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Views from the Real World: Early Talks Moscow Essentuki Tiflis Berlin London Paris NY Chicago as Recollecte (Compass) Paperback – July 19, 1991
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Top Customer Reviews
Many of the talks in the "Views" are delivered in du Prieuré, Paris or New York in 1922-1924 and only one after his accident in 1924 (1930 in New York). The book has also over 30 pages of the article called "Glimpses of Truth" that Ouspensky was listening to when he was first introduced to Gurdjieff and the aphorisms that decorated the Study House in du Prieuré.
A sample of what I mean by 'even a more authentic tone' is the way Gurdjieff explains in a talk called "Now I am sitting here..." the process of self-remembering, the technique used to access the state of consciousness, which he defines as 'self-consciousness', in which we are more awake than in our normal 'waking state'.
He explains first how we can differenciate between sensations and feelings giving examples of sensations of the body, like warmth, posture and eating and the feelings resulting from memory of his mother and other similar feelings.
On p. 239 he says:
"For primary exercises in self-remembering the participation of all three centers is necessary, and we began to speak of the difference between feelings and sensations because it is necessary to have simultaneously both feeling and sensation.
We can come to this exercise only with the participation of thought. The first thing is thought.... At the beginning all three need to be evoked aritificially.... I repeat: artificial things are necessary only in the beginning."
But if you try to get at the man's own words, you will usually run up against the relatively serious impenetrability of his main works (e.g., Beelzebub).
'Views from the Real World' gives you the best of both worlds: it is written in an accessible and clear way, yet it gives a very nice overview of many of Gurdjieff's key ideas and opinions, and in his own words. Well, almost - it is actually the quasi-transcripts of many of his early talks given in Russia, Europe and the United States, but as G. forbid his students from writing things down as he spoke, we can't be sure how accurate it is. All of it was taken down after the fact from memory and in consultation with others present at the talks.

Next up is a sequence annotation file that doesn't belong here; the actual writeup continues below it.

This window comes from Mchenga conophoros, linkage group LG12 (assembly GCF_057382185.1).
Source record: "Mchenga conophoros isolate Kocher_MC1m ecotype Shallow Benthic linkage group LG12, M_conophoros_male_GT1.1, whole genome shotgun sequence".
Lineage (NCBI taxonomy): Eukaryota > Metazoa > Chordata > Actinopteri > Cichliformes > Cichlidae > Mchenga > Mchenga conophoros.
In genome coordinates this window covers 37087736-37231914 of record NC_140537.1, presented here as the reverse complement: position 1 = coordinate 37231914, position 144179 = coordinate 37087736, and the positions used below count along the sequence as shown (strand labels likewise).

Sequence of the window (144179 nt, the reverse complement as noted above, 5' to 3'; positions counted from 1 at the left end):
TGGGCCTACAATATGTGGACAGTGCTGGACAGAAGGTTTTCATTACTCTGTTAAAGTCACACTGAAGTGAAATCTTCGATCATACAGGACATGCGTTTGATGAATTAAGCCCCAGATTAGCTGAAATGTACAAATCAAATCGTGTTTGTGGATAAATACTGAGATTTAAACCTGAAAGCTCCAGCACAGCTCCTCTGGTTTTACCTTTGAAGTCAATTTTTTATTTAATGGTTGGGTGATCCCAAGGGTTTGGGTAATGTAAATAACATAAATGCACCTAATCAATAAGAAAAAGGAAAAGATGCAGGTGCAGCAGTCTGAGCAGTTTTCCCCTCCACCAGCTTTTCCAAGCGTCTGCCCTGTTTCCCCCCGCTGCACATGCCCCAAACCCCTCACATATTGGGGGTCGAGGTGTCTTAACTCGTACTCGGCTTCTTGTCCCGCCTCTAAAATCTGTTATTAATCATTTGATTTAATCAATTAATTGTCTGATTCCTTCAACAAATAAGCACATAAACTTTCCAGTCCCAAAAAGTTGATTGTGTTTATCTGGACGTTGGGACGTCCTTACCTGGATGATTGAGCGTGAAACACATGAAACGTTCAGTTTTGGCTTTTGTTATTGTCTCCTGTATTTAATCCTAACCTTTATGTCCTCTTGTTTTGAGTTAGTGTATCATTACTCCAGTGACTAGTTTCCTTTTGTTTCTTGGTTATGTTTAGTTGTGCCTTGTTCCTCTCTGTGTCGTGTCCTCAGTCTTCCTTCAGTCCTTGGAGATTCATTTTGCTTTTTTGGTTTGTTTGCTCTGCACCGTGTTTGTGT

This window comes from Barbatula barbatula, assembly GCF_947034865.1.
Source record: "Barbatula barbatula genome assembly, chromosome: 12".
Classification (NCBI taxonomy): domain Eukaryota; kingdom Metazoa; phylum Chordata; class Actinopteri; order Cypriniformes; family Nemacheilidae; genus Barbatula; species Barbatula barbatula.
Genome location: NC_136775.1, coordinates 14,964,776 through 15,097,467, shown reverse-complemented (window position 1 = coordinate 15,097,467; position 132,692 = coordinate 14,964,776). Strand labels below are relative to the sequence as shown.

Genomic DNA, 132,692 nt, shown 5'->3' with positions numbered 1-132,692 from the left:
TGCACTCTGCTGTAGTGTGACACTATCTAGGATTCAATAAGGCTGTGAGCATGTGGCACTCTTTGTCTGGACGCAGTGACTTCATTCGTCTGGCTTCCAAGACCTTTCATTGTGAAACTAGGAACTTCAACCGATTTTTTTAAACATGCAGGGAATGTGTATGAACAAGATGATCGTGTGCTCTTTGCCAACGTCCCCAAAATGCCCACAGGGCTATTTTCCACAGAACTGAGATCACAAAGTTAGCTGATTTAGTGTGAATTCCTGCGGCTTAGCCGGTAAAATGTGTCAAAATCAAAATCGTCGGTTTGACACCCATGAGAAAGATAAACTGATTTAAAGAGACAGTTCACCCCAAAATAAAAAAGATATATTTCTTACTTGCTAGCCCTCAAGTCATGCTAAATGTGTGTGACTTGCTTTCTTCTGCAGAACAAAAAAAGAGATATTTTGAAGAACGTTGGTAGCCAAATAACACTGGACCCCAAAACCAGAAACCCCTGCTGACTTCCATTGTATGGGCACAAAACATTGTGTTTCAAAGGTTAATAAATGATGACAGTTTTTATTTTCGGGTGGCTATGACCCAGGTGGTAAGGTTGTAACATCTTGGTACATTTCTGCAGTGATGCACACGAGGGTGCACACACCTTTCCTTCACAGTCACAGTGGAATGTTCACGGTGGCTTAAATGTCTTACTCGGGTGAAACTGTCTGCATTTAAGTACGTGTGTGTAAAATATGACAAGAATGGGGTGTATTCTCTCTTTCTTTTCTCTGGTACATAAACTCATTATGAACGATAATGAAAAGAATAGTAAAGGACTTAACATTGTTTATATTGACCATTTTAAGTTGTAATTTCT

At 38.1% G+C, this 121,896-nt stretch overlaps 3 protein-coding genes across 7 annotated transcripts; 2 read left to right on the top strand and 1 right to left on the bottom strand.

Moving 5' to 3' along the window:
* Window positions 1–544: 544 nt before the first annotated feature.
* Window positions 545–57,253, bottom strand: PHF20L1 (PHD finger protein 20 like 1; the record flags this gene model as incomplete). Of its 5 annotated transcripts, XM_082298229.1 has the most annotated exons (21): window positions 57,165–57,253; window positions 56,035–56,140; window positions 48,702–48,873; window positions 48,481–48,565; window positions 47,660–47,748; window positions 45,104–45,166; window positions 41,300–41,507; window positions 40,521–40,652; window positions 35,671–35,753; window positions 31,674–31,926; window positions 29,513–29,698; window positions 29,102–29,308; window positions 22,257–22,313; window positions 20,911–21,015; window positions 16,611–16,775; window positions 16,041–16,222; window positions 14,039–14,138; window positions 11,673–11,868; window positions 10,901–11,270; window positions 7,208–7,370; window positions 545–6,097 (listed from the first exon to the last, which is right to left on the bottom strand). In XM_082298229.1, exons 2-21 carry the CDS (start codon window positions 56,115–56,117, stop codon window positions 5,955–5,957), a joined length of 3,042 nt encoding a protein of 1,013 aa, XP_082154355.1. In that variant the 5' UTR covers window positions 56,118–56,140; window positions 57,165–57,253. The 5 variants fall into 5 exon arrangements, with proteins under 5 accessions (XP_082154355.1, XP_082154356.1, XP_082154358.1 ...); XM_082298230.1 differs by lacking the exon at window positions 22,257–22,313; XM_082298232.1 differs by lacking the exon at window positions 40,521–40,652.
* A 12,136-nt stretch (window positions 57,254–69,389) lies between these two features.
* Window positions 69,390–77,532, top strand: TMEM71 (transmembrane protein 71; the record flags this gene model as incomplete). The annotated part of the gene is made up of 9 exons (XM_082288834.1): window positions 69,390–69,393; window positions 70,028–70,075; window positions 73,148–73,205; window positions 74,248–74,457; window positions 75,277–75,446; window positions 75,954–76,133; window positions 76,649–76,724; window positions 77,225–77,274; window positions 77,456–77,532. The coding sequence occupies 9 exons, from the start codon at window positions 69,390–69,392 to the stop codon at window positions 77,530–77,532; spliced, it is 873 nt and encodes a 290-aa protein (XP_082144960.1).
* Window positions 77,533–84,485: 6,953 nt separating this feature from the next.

Interestingly, the style is (for me) extremely reminiscent of Ouspensky's - which suggests either that Ouspensky had a very strong hand in putting this book together (I have no idea), or perhaps that Gurdjieff's style was indeed very similar to the way in which Ouspensky conveyed it in his books, and Gurdjieff's made his own later works deliberately obscure and wild, for his own reasons.
In short, I think this is the best introduction if you're looking to get into Gurdjieff's 'System' or the 'Fourth Way' material. It is almost certainly very close to his own words, it is a fairly easy-to-understand book, and it covers a wide array of important topics that you'll see again and again if you read and study more in this school/group. Very much recommended.
Most Recent Customer Reviews
Well, there is a book which took me away from Gurdjieff to the source of his knowledge: It is "The Teachers of Gurdjieff" by Rafael Lefort. Read morePublished 23 months ago by Steve Diput
As a Buddhist meditator, I've read Meetings with Remarkable Men and In Search of the Miraculous. Gurdjieff's teachings contain elements of Sufism, Eastern Christianity, Buddhism... Read morePublished on May 16, 2012 by Sarakani
"Views from the Real World" is a collection of early talks produced by G.I. Gurdjieff himself during the early 1920s. Read morePublished on April 23, 2008 by Zach
This book is an authentic collection of talks given by Gurdjieff. Being an unorganized collection on a number of different subjects, it should be read after "In Search of the... Read morePublished on September 17, 2007 by Phung Minh Hoang
Essential Reading for those interested in Gurdjieff as he actually is, rather than through Ouspensky's or Maurice Nichol's
eyes; most of Gurdjieff's oeuvre would be... Read more